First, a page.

Tag Archives: conversation


Hello fellas, I’m happy to meet you again today. How are you today?

Fellas, as non-native speakers, have you ever felt stuck and confused in the middle of a conversation? Especially since the conversation is done in English.

Sometimes, when we meet with international friends, we must keep a conversation going to give them sufficient details about us. However, when we feel confused because we don’t know what to say, the conversation will stop.

“Did you have a good weekend?”
“Yes, I did. You?”
“Yeah, it was good.”

The conversation will stop because there is no natural way to continue it. A brief conversation with strangers are fine from time to time, but if it is someone we know, a longer chat will be expected.

Here is how to keep a conversation going:

1. Ask questions and start with 5W + 1H (What, Who, Where, When, Why, How). Avoid yes or no questions.

2. Answer the questions with elaborated details that will help you continue the conversations.

3. Try interesting topics such as family, hobbies, sports, movie, TV shows, culture, music, recent events, travelling, or interesting places in the city where you live. Avoid such topics as religion, politics, sex life, personal finance, or health issues.

Check this long conversation as an example:
James: “Hey, Rachel, how was your weekend?”
Rachel: “Pretty good! I went to a baseball game with my brother.”
James: “Really? What teams were playing?”

Rachel: “The Red Sox and The Yankees. We are huge Yankees fans!”
James: “Yeah? How was the game?”
Rachel: “Very exciting. It was tied until the last minutes, and then we won 2-1.”

You can see from the example that both persons tried to keep the conversation going. James asked questions and Rachel answered enthusiastically.

To have a good conversation in English with your international friends, a regular practice is necessary. That is all for today, fellas! If you have questions about this or previous sessions, don’t hesitate to mention us.

Hopefully today’s topic could help you brush up your English conversation skill. See you tomorrow!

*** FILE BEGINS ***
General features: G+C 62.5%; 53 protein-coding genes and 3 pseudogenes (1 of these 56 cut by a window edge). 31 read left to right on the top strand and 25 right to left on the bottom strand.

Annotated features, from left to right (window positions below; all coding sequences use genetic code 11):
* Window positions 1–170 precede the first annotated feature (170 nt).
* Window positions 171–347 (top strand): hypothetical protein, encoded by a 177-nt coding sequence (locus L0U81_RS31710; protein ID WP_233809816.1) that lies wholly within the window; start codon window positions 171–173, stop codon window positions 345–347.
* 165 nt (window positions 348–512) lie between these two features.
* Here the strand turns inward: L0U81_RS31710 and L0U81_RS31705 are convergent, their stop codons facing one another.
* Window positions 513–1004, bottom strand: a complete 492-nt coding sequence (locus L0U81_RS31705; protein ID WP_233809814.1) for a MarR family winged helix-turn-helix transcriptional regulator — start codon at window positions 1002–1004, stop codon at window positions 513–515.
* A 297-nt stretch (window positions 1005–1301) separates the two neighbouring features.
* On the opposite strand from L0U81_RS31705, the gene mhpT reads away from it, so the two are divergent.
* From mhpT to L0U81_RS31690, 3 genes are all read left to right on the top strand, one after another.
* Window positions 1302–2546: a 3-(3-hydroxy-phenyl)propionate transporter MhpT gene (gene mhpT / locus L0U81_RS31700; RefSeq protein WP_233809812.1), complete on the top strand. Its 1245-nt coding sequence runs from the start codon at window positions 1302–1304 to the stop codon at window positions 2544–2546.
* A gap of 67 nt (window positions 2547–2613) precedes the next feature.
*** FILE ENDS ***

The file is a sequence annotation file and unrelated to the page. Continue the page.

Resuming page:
Compiled and written by @2013happyy for @englishtipsforyou on Wednesday, March 13,2019

#EngVocab: Filler Words


A filler word, also known as a pause filler or hesitation form, is a word or phrase we use to fill silence when we speak. So, the function of a filler word is to give you a break while you think, without an awkward, silent pause. Using the right amount of filler words will even make you sound like native English speaker.

1) Well…
I guess we’re all pretty familiar with this word. It’s probably the most common word anyone would say to hesitate.

A: How much are those shoes?
B: It’s $129, Ma’am.
A: WELL..,(thinking why are they so expensive) What about those one?

2) You know…
It’s usually added onto the end of a sentence to make sure that the listener just understands what you mean.

Example 1:
A: Where do we stay tonight?
B: We stay at that hotel, YOU KNOW, the one down the street from Times Square.

Example 2:
A : Shopping has always been Lily’s way of dealing with problems, you know?
B : Uh huh.

3) I guess / I suppose …
They’re usually used to hesitate when you’re not really sure about what you’re saying.

A: I suppose (or guess) it’s going to rain today.
B: Oh, I don’t know. Maybe so, maybe not.

4) At the end of the day…
It is a phrase that means “in the end” or “in conclusion.”

You don’t have to study hard, but at the end of the day, it will be you who will have bear the consequences.
5) I mean…
It is used to clarify or emphasize how you feel about something.
A: What do you think about him? He’s great, isn’t he?
B: I mean, he’s a great guy, I’m just not sure if he’s good for me.
6) You see…
It’s usually used when you explained something that you assume the listener doesn’t know.
A: My computer keeps lagging all day long.
B: So you see, rebooting the computer fixed the entire problem

Compiled and written by @AnienditaR at @EnglishTips4u on Saturday, December 3, 2016


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#EngTips: Nosy questions and how to answer them

Meeting relatives is fun, but also has its downsides. For example, frequently asked nosy questions. Yes, “Where’s your girlfriend/boyfriend?”, “Have you graduated yet?”, and so on. Sometimes it gets really annoying, doesn’t it?

How do you usually respond to these questions? Below are a few tips that might prove useful.

1. Answer with another question.

This one is a rather aggressive approach in answering the questions. It may be impolite to some people, so be careful.

If you’re asked by a cousin or relative of the same age, you can use this method. Don’t forget to add laughter or a smile to make it less threatening.

2. Comment on the question rather than answering.

“That’s a good question.” sounds like you’re answering a question regarding your presentation. But it works most of the time, because the people who ask you these questions mostly just making small talk.

Or you could simply say “Let’s just hope for the best.” and add a meaningful smile at the end of your statement.

3. Pass the answer to said question to another person. (my personal favorite)